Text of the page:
Cancer agent found in 44 cities’ drinking water
Contamination is a ‘pressing issue’, expert says; no national standards for level yet
Traces of a potentially cancer-causing chemical known as NDMA was detected in the drinking water of 44 Chinese cities, while samples from the east and south were found to have relatively high concentrations, according to anewstudy.
Measured in nanograms per liter, NDMA — short for N-nitrosodimethylamine — is a byproduct of the disinfection process used for chlorinating drinking water and is considered an “emerging contaminant”, together with other related chemicals known as nitrosamines.
Samples were taken from 155 sites in 44 cities across 23 provinces, including original sources, finished water from treatment plants and tap water. TheaverageNDMAconcentrations— 11 ng per liter for finished water, and 13 ng per liter for tap water — is nearly four times what was reported in theUnited States in 2012.
The two figures reached 27 ng/L and 28.5 ng/L in Yangtze River Delta areas, posing a digestive cancer risk for residents there, lead researcher ChenChao, an associate professor at Tsinghua University’s School of Environment, was quotedas sayingbyScienceand Technology Daily on Friday.
“TheNDMAconcentrationin drinking water is a pressing issue that demands more research and systematic modifications,” he said.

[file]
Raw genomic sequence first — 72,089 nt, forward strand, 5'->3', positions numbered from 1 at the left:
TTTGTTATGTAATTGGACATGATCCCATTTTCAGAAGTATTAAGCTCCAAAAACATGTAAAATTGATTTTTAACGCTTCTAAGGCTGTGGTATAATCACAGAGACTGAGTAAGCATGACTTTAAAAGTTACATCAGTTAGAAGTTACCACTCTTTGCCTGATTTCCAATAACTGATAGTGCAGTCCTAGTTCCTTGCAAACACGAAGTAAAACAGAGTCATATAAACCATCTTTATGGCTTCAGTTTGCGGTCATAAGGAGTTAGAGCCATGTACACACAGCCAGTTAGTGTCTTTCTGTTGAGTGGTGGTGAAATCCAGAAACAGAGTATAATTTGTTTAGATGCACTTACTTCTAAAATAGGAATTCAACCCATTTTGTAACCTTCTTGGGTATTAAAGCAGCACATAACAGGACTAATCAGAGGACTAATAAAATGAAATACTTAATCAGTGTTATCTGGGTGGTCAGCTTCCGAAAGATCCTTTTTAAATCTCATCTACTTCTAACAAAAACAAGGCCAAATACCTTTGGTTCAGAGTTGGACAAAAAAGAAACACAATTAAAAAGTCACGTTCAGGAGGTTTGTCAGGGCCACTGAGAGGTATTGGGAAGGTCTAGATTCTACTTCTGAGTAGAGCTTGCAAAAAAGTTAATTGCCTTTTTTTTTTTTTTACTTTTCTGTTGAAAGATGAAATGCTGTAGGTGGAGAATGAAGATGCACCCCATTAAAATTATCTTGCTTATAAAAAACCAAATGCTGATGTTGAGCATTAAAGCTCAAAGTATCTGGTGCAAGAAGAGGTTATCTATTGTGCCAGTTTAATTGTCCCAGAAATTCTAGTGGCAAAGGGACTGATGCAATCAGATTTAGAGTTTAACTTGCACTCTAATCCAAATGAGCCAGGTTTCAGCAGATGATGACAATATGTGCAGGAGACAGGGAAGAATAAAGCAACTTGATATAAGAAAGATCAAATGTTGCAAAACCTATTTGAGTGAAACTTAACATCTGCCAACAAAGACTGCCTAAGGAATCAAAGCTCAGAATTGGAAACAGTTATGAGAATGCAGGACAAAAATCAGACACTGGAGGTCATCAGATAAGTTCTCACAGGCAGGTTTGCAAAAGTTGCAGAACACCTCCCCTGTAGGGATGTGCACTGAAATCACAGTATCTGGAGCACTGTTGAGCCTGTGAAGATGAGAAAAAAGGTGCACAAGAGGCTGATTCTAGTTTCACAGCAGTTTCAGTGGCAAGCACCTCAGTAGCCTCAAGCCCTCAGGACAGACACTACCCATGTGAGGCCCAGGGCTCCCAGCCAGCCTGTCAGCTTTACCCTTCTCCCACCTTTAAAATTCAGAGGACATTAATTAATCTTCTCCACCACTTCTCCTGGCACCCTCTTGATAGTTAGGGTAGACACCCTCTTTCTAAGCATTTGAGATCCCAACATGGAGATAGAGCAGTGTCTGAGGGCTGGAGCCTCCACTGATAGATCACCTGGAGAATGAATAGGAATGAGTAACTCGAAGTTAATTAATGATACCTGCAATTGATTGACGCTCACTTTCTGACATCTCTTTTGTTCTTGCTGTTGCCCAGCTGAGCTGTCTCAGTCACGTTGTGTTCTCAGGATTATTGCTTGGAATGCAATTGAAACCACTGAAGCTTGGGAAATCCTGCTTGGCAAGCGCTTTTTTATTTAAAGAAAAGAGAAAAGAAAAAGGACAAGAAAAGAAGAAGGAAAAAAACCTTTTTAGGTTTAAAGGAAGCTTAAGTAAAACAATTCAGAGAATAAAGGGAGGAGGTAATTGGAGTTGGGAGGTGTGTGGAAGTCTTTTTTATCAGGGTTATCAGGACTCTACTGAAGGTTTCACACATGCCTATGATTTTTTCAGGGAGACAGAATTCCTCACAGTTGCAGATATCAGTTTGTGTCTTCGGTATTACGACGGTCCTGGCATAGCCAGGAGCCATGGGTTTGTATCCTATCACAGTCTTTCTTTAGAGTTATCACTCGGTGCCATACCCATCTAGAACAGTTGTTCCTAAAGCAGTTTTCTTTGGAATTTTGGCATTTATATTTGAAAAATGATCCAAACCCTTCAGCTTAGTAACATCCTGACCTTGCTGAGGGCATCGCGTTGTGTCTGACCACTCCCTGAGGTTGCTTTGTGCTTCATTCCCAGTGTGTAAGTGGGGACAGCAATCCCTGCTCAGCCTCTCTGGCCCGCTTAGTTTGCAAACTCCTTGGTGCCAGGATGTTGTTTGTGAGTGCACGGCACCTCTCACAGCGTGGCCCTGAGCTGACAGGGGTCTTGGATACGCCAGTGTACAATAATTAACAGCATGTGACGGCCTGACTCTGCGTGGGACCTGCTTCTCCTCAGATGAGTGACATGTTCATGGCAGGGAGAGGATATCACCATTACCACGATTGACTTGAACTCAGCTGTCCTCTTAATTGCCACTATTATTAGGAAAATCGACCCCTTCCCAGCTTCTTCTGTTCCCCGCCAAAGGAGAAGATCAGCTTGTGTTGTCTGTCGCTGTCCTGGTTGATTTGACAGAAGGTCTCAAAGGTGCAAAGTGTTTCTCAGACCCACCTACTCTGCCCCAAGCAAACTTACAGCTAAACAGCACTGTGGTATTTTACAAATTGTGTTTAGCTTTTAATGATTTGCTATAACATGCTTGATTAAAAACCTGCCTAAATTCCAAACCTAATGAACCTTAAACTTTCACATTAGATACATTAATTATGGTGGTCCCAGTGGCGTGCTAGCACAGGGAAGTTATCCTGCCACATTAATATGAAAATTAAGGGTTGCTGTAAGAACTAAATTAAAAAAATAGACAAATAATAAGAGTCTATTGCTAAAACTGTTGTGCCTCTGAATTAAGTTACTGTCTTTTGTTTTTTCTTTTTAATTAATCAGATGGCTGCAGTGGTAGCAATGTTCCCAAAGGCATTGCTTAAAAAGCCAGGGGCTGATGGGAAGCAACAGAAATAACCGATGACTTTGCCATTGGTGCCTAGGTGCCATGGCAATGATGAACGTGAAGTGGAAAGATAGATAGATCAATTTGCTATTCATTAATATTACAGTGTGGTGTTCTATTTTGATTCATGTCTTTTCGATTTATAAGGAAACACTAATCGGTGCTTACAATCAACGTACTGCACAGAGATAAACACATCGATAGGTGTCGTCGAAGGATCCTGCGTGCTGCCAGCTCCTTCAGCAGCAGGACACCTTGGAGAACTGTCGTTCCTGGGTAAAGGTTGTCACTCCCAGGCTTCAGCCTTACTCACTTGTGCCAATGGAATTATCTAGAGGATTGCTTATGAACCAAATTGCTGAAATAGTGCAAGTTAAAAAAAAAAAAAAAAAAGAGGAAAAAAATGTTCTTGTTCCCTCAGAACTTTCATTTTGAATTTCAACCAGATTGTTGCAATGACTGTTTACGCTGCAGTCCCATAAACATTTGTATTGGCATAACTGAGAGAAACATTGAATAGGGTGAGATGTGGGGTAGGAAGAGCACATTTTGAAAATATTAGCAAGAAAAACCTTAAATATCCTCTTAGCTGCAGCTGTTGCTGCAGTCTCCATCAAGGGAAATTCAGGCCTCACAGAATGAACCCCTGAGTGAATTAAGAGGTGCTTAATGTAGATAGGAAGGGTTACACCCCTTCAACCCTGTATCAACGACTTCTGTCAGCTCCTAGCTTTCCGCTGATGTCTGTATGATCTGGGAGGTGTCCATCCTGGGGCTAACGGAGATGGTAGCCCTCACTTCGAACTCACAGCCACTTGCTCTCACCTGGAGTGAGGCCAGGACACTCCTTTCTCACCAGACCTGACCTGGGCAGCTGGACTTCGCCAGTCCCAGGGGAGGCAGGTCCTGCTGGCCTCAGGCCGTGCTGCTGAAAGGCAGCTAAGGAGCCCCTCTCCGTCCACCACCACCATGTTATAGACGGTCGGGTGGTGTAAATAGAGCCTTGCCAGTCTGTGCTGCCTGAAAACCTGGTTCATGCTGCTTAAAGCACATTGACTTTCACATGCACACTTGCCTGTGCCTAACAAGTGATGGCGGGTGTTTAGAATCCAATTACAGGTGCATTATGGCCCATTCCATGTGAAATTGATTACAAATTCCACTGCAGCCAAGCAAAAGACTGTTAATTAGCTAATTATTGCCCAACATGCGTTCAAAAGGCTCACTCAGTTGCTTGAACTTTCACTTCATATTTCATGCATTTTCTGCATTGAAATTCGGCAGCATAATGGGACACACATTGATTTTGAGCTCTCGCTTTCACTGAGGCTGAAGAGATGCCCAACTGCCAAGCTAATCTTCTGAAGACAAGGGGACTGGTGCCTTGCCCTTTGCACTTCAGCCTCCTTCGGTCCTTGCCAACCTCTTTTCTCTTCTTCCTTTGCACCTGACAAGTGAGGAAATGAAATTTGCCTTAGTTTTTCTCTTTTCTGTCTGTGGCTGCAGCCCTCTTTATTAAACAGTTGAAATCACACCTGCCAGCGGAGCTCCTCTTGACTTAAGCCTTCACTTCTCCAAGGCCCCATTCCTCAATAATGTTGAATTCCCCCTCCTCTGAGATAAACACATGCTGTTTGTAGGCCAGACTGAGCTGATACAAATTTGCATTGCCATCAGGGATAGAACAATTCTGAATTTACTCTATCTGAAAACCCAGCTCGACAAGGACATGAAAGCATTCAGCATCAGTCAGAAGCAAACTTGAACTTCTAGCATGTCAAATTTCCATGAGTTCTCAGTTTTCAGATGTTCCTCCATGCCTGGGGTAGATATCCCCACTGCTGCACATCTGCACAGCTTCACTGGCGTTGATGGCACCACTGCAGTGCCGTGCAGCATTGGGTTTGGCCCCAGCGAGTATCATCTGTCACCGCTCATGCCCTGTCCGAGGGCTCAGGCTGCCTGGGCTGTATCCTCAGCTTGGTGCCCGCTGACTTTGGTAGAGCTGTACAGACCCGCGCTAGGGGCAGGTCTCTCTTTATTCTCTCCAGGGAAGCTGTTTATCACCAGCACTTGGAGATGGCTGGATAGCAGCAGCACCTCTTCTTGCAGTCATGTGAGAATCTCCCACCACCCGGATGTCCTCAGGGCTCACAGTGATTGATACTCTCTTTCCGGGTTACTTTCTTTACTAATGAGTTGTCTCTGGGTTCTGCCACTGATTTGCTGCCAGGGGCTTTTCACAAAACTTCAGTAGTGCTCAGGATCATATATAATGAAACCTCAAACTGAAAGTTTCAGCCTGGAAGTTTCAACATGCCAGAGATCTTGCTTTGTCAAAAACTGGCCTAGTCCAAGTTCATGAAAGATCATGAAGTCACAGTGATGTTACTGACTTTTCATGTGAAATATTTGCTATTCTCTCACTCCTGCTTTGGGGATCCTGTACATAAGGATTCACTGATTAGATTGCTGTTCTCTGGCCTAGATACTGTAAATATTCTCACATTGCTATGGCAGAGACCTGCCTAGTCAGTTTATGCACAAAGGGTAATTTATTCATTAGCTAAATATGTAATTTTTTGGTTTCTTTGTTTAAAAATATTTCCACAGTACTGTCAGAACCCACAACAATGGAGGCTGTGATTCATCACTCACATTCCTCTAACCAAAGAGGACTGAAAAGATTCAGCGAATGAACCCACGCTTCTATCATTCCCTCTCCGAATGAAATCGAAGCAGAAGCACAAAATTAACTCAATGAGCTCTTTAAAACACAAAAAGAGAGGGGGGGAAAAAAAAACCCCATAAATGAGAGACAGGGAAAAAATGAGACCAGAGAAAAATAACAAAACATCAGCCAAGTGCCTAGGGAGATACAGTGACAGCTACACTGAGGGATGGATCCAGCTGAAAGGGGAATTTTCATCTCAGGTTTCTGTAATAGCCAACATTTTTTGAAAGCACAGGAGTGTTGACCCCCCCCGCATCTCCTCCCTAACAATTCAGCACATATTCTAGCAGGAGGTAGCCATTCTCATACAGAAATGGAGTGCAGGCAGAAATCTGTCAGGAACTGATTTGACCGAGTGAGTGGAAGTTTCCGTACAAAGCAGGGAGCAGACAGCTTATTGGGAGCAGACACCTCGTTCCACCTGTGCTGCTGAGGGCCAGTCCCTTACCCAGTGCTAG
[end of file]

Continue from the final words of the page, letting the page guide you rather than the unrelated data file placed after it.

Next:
NDMA and other nitrosamines cause cancer in laboratory animals, according to the World Health Organization. ChenWanqing, > p11 Currently, the substance is not regulated as a drinking water quality standard in China. No maximumlevel has been set.
Chen said it may be included soon as a standard for water safety.
The WHO sets a cap on NDMAin drinking water at100 ng/L. The standard in Canada is 40, while in Australia it’s 100.
The states of Massachusetts andCalifornia in theUSrequire a stricter standard— 10 ng/L.
“Industrial and sewage contamination might be blamed for high levels,” Chen said.
Chen Wanqing, director of the National Central Cancer Registry, confirmed a link between nitrosamines and human cancers, but stressed that cancer would be only caused by high levels.
“The trace found in the water cannot lead to cancer via drinking tap water,” he said. Also, boiling tap water further lowers the NDMA concentration.
NDMAhas also been detected in foods such as pickles, cured fish and tobacco smoke, he said, adding that unlike heavymetals, NDMAis unlikely to accumulate in the body.
The trace found in the water cannot lead to cancer via drinking tap water.” director of the National Central Cancer Registry See See editorial>editorial